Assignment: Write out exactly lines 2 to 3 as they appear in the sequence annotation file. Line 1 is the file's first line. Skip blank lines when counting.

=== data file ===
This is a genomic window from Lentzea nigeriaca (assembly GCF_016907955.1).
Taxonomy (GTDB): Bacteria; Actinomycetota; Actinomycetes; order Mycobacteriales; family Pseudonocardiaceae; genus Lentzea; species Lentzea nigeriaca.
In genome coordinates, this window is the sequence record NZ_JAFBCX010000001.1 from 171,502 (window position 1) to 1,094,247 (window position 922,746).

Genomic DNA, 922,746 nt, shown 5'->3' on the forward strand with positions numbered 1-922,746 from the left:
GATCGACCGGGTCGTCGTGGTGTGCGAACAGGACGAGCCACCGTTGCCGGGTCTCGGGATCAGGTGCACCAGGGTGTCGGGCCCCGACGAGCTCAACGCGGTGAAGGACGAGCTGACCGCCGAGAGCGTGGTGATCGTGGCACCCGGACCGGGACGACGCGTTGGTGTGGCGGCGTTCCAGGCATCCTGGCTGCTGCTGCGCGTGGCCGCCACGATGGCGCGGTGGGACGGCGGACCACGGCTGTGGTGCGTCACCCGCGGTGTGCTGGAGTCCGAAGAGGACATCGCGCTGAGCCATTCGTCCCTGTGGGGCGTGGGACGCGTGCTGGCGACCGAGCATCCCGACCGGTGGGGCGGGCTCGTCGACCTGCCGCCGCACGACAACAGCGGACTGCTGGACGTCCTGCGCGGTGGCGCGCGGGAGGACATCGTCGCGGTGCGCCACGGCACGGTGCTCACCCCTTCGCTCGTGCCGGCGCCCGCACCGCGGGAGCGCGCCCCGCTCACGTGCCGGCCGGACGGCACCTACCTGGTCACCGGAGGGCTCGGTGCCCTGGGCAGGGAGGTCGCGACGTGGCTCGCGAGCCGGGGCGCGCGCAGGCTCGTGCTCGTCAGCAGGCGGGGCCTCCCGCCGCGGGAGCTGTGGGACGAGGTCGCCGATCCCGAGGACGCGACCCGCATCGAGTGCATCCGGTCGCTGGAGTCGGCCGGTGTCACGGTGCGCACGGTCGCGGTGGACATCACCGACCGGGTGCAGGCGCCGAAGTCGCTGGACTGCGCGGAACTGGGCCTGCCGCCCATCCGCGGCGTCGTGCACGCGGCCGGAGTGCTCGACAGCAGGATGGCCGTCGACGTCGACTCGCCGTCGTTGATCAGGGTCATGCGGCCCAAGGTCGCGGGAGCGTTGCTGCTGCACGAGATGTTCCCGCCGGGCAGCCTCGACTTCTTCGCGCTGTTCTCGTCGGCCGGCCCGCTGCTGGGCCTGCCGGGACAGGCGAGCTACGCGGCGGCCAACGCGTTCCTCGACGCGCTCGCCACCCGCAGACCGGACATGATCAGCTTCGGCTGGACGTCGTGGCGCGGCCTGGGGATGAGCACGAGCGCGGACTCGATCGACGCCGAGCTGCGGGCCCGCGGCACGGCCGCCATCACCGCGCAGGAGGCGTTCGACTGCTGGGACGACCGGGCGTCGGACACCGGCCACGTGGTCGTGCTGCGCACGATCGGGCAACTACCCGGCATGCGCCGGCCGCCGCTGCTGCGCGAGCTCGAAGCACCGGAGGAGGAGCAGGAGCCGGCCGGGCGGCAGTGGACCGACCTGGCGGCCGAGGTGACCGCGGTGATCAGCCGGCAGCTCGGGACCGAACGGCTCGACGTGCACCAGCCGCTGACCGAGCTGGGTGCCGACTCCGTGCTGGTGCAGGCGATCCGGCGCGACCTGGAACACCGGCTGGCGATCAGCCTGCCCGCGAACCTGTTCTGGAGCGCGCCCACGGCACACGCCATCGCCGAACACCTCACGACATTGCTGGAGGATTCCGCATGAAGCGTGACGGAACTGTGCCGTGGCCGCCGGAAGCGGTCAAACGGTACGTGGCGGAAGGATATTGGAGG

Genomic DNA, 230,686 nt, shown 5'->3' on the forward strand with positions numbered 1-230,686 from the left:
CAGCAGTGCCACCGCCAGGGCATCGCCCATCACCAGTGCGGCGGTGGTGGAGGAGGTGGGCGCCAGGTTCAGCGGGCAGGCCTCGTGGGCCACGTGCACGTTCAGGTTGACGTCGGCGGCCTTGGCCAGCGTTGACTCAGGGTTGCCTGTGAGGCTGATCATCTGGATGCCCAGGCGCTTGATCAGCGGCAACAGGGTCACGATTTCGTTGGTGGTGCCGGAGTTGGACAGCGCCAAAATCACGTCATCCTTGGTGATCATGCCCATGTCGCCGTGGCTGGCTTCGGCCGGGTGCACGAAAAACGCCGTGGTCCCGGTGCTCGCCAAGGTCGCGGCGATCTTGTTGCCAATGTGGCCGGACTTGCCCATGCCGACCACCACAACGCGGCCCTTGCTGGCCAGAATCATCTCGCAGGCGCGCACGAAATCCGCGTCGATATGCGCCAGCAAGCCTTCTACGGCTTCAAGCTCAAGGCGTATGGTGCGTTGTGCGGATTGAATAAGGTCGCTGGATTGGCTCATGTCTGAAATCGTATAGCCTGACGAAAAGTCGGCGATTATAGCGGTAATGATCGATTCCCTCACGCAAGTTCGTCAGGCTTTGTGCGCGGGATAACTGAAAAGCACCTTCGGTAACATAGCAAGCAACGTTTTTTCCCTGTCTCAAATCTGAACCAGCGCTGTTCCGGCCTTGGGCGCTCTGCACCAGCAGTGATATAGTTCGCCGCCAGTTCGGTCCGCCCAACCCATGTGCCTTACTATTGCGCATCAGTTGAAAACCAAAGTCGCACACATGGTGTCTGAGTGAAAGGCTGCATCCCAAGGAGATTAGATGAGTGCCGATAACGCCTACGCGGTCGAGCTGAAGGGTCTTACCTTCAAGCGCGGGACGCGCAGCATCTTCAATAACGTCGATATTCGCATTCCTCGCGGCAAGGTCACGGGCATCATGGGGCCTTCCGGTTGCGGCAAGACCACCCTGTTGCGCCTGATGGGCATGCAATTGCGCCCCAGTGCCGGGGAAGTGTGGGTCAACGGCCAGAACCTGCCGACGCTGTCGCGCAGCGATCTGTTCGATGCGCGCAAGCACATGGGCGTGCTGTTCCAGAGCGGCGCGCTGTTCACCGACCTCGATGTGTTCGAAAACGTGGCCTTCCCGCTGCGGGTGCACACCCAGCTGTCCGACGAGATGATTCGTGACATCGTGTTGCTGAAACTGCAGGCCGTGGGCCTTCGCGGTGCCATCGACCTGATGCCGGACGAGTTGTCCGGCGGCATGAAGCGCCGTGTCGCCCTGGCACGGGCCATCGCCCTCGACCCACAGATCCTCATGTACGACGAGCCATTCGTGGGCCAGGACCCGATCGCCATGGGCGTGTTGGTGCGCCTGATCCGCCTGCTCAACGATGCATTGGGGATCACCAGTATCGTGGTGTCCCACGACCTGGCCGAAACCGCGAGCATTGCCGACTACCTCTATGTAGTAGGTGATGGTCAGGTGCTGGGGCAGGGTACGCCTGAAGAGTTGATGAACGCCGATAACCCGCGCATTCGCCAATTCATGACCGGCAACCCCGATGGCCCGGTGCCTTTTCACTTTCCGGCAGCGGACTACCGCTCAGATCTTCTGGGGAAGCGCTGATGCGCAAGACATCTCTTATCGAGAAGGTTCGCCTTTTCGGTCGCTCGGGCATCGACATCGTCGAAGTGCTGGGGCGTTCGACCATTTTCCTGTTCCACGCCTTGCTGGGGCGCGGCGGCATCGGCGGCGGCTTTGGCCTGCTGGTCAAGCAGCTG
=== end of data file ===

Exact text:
Taxonomy (GTDB): Bacteria; Actinomycetota; Actinomycetes; order Mycobacteriales; family Pseudonocardiaceae; genus Lentzea; species Lentzea nigeriaca.
In genome coordinates, this window is the sequence record NZ_JAFBCX010000001.1 from 171,502 (window position 1) to 1,094,247 (window position 922,746).